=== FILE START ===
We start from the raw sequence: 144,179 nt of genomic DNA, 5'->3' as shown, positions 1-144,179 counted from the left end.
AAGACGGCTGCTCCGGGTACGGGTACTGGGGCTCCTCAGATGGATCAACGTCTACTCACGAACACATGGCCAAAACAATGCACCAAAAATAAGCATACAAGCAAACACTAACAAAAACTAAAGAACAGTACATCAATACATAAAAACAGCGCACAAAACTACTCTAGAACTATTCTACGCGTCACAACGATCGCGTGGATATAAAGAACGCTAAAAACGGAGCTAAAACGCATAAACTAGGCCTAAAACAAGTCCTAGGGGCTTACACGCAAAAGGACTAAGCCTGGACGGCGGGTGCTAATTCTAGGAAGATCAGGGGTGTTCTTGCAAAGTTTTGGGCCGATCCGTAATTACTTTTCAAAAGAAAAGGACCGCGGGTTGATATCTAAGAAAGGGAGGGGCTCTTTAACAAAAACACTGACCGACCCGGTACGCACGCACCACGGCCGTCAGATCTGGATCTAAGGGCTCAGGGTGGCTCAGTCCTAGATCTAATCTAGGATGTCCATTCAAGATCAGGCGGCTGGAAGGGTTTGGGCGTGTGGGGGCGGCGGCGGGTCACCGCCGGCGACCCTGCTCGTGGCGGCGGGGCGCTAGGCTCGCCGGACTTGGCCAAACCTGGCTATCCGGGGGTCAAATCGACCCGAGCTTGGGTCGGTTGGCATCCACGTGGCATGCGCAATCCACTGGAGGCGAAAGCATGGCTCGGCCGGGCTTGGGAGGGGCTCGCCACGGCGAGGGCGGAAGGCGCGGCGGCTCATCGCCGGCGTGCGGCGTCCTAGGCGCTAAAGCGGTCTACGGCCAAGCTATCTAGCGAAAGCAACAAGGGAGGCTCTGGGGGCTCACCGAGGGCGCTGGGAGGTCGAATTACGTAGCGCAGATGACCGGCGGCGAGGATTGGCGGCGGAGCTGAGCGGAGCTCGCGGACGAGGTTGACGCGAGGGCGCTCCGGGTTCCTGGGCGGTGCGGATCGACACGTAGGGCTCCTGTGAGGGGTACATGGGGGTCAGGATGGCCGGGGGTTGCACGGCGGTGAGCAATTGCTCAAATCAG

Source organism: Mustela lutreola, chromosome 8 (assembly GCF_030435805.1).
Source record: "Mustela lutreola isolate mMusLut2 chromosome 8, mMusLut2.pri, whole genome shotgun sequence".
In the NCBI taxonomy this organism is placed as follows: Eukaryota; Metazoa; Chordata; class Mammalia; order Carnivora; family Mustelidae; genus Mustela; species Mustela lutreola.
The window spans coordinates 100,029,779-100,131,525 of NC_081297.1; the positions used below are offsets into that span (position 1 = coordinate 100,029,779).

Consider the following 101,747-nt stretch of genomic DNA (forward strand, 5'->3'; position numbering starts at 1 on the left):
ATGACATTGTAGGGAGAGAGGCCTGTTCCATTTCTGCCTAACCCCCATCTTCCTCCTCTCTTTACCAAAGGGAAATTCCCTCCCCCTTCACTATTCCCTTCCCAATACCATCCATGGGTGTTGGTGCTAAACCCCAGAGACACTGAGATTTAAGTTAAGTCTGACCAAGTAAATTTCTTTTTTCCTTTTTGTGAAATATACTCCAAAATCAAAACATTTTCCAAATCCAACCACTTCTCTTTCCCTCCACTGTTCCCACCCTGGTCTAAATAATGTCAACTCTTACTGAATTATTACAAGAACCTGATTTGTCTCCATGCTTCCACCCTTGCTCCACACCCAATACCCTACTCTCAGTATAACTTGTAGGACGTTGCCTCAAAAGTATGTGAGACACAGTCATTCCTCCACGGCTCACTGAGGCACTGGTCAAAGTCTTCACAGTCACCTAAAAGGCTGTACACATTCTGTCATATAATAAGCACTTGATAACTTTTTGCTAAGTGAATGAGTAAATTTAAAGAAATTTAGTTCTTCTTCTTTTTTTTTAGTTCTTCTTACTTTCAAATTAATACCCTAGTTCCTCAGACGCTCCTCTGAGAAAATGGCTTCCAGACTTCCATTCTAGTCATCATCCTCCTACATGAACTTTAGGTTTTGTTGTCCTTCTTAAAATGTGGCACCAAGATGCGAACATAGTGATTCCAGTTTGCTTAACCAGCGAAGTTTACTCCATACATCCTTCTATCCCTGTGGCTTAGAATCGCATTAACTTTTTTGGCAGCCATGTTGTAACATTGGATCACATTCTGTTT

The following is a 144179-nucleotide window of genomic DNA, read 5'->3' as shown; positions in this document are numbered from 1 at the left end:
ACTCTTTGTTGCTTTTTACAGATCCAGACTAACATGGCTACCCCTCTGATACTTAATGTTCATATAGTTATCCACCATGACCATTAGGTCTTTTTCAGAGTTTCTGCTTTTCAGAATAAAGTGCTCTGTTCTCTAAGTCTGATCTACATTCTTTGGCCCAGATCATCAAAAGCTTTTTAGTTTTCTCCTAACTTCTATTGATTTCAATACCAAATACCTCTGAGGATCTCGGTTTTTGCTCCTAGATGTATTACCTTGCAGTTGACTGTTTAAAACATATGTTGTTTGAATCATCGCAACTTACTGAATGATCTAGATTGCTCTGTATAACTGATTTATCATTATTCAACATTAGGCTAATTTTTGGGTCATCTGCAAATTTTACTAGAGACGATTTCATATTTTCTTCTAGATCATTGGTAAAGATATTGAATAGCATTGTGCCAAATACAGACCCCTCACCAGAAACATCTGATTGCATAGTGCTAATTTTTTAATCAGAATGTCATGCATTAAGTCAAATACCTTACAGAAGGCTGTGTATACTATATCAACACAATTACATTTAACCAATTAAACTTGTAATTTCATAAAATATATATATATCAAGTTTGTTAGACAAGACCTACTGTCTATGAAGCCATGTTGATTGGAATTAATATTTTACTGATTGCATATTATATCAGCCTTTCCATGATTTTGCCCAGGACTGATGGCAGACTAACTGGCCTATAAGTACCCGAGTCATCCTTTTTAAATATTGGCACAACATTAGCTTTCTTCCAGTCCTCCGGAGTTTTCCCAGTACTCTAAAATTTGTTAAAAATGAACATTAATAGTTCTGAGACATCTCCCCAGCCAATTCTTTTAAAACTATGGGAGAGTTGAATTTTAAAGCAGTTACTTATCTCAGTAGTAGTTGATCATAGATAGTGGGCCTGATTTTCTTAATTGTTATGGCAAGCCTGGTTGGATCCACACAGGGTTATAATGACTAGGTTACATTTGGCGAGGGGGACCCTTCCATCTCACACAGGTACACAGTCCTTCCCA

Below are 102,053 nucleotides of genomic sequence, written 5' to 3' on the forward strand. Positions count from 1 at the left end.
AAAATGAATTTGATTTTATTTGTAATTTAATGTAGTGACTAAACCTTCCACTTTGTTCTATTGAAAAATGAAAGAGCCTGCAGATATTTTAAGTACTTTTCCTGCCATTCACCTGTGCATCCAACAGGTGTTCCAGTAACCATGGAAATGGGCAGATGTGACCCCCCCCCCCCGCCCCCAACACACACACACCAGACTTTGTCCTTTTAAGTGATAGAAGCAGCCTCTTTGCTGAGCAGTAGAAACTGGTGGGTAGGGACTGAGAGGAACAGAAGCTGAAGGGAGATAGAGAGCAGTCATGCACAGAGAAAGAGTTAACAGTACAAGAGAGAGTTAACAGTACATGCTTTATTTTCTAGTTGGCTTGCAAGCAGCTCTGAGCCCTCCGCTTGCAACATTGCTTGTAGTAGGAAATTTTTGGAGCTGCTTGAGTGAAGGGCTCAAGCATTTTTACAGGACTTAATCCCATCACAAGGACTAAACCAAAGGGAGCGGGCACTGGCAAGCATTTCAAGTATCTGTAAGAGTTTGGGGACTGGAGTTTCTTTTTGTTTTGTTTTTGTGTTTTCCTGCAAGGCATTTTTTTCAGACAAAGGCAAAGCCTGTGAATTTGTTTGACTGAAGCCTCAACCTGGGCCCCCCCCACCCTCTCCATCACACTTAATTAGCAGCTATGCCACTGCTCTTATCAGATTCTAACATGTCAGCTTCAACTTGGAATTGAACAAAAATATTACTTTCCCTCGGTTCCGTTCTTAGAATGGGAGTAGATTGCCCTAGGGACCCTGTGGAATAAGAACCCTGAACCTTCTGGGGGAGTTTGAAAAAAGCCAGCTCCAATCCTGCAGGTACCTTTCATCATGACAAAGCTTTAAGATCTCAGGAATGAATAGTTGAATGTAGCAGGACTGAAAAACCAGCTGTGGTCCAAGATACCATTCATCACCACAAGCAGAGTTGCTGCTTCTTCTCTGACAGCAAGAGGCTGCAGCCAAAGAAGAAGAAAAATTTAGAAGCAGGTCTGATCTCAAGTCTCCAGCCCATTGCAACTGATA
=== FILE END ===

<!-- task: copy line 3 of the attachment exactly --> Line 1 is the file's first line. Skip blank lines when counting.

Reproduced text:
Source organism: Mustela lutreola, chromosome 8 (assembly GCF_030435805.1).